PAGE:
his disability status.
and completed a form medical source statement on March 13, 2013,
limiting plaintiff to light work. (R. 395-401.)
He also signed
a doctor’s note on March 20, 2013 stating that plaintiff is
unable to lift more than 20 pounds. (R. 402.)
that the ALJ ignored Dr. Schiff’s opinion in violation of the
treating physician rule.
Under the treating physician rule, a treating physician’s
opinion is accorded controlling weight when that opinion is
“well-supported by medically acceptable clinical and laboratory
diagnostic techniques and is not inconsistent with the other
substantial evidence in [the] record.”
20 C.F.R. §
404.1527(c)(2); see Halloran v. Barnhart, 362 F.3d 28, 31–32 (2d
The ALJ must “give good reasons” for the weight
accorded to the treating physician’s opinion.
See Halloran, 362
F.3d at 32; see also 20 C.F.R. § 404.1527(c)(2) (“We will always
give good reasons in our notice of determination or decision for
the weight we give your treating source’s opinion.”).
Here, the ALJ assigned “little weight” to Dr. Schiff’s
opinion, explaining that
the opinion is not supported in the treatment notes, and
is not supported in the overall evidence of record. Dr.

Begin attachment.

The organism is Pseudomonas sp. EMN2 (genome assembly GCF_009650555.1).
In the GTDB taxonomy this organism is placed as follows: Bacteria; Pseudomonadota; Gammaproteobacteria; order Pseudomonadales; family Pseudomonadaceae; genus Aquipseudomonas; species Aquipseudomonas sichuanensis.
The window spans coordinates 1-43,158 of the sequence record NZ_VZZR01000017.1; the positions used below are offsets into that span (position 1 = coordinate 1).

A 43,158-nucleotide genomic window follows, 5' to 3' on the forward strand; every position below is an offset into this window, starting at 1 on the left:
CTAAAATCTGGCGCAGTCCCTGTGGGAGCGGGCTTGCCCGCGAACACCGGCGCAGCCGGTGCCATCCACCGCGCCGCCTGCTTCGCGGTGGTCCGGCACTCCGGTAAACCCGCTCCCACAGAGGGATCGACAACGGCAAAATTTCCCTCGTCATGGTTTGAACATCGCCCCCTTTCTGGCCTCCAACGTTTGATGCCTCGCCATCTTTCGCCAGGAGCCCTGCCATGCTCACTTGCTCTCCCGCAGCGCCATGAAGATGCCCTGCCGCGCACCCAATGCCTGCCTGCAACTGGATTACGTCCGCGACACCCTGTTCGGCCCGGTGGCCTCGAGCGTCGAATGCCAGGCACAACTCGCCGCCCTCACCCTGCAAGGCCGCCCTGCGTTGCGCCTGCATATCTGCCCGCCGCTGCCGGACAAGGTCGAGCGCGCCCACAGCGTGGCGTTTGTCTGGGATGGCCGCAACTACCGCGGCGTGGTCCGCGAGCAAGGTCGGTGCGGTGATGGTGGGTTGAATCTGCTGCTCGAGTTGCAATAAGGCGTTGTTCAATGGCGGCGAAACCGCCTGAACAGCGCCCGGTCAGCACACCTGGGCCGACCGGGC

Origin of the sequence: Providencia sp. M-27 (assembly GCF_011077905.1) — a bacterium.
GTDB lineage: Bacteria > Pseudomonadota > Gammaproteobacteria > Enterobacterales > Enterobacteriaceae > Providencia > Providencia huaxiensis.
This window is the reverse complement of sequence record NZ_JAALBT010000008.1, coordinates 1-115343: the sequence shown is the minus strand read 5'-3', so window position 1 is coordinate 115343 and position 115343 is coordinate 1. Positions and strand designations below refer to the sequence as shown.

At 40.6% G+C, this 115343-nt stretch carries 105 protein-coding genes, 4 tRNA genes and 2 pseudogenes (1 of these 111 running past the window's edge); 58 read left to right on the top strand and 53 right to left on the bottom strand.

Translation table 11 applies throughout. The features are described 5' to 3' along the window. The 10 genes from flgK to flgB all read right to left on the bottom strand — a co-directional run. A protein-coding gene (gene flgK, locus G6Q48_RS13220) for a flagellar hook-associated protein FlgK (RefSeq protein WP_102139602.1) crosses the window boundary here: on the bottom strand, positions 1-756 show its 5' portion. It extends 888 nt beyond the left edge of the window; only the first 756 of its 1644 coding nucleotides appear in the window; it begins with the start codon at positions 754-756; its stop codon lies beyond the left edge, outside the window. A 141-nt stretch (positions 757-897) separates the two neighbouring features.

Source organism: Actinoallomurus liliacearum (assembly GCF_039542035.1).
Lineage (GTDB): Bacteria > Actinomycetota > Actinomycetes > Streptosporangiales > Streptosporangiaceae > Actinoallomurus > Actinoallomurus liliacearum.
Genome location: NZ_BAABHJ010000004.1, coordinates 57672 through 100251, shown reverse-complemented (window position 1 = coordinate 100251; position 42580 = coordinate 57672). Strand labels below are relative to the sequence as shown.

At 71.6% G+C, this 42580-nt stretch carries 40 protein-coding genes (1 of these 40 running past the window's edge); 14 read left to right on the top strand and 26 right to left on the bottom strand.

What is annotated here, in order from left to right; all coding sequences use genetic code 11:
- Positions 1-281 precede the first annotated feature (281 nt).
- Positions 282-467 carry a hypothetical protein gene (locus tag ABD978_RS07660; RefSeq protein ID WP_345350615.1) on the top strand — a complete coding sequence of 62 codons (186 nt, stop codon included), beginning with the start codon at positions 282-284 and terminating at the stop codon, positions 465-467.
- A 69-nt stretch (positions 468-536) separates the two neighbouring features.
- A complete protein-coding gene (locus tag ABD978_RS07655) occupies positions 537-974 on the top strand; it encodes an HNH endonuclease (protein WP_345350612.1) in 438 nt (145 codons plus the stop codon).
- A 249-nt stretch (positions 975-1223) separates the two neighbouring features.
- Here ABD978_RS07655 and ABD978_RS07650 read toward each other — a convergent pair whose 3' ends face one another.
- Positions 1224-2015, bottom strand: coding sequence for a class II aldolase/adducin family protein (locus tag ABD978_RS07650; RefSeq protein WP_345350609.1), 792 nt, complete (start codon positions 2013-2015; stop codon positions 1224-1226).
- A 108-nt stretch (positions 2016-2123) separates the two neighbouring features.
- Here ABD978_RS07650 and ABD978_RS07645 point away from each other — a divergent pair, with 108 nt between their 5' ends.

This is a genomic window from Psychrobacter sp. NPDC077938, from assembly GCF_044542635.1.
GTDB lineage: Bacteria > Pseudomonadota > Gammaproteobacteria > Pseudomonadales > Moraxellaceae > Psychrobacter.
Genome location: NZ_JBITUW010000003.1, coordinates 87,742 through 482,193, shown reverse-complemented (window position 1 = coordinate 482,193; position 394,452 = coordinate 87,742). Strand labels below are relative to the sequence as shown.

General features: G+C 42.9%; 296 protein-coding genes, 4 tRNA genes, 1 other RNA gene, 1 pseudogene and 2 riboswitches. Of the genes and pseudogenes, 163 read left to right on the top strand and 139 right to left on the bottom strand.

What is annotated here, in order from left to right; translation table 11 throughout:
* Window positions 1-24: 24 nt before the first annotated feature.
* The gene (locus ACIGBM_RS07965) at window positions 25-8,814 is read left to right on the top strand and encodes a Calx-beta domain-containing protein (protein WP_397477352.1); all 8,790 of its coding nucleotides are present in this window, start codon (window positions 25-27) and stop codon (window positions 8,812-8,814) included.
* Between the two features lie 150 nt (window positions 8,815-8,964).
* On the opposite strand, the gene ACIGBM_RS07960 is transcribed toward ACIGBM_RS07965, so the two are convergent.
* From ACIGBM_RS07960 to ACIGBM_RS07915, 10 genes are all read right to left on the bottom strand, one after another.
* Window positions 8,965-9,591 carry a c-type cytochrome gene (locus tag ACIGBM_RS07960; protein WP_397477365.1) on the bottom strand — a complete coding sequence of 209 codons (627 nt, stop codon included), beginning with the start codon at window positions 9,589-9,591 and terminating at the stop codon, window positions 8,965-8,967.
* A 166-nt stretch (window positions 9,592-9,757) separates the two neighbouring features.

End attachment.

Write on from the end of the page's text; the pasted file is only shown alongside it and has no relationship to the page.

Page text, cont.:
Schiff provided a brief note simply stating that the
claimant is unable to lift more than 20 pounds due to
his stroke. However, I find this opinion unpersuasive
given the lack of objective findings by Dr. Rosenberg
and by Dr. Kogan. Furthermore, Dr. Schiff reported on
June 12, 2012, that the claimant’s condition improved
significantly within three months of his stroke, and
estimated that the residual limitations were “mild.”
The ALJ considered the supportability of Dr. Schiff’s
opinion against the record as a whole and provided “good
reasons” for his assignment of weight.
There is no error.5
Plaintiff argues that the ALJ erred by failing to
explicitly state the weight he assigned to the opinion of
consultative examiner Dr. Kogan, who made normal physical
examination findings and assessed no functional limitations. (R.
Plaintiff does not offer any controlling case law to
support his argument that an ALJ’s failure to assign specific
weight to a medical source opinion constitutes reversible error.
In any event, the ALJ discussed Dr. Kogan’s opinion at length
(R. 13, 18-19),6 and it is clear that he evaluated her opinion in
accordance with the regulations.
also argues that the ALJ erred by not requesting
additional information from Dr. Schiff about plaintiff’s 20
pound lifting restriction, or by scheduling a consultative
examination to evaluate plaintiff’s lifting ability. Where, as
here, “there are no obvious gaps in the administrative record,
and where the ALJ already possesses a ‘complete medical
history,’ the ALJ is under no obligation to seek additional
information in advance of rejecting a benefits claim.” Rosa v.
Callahan, 168 F.3d 72, 79 n.5 (2d Cir. 1999).
6The ALJ first summarized Dr. Kogan’s “unremarkable”
examination findings. (R. 13.) He noted that “[m]otor strength
testing was normal, bilaterally. Fine finger movements were
Plaintiff next argues that the ALJ erred by giving “great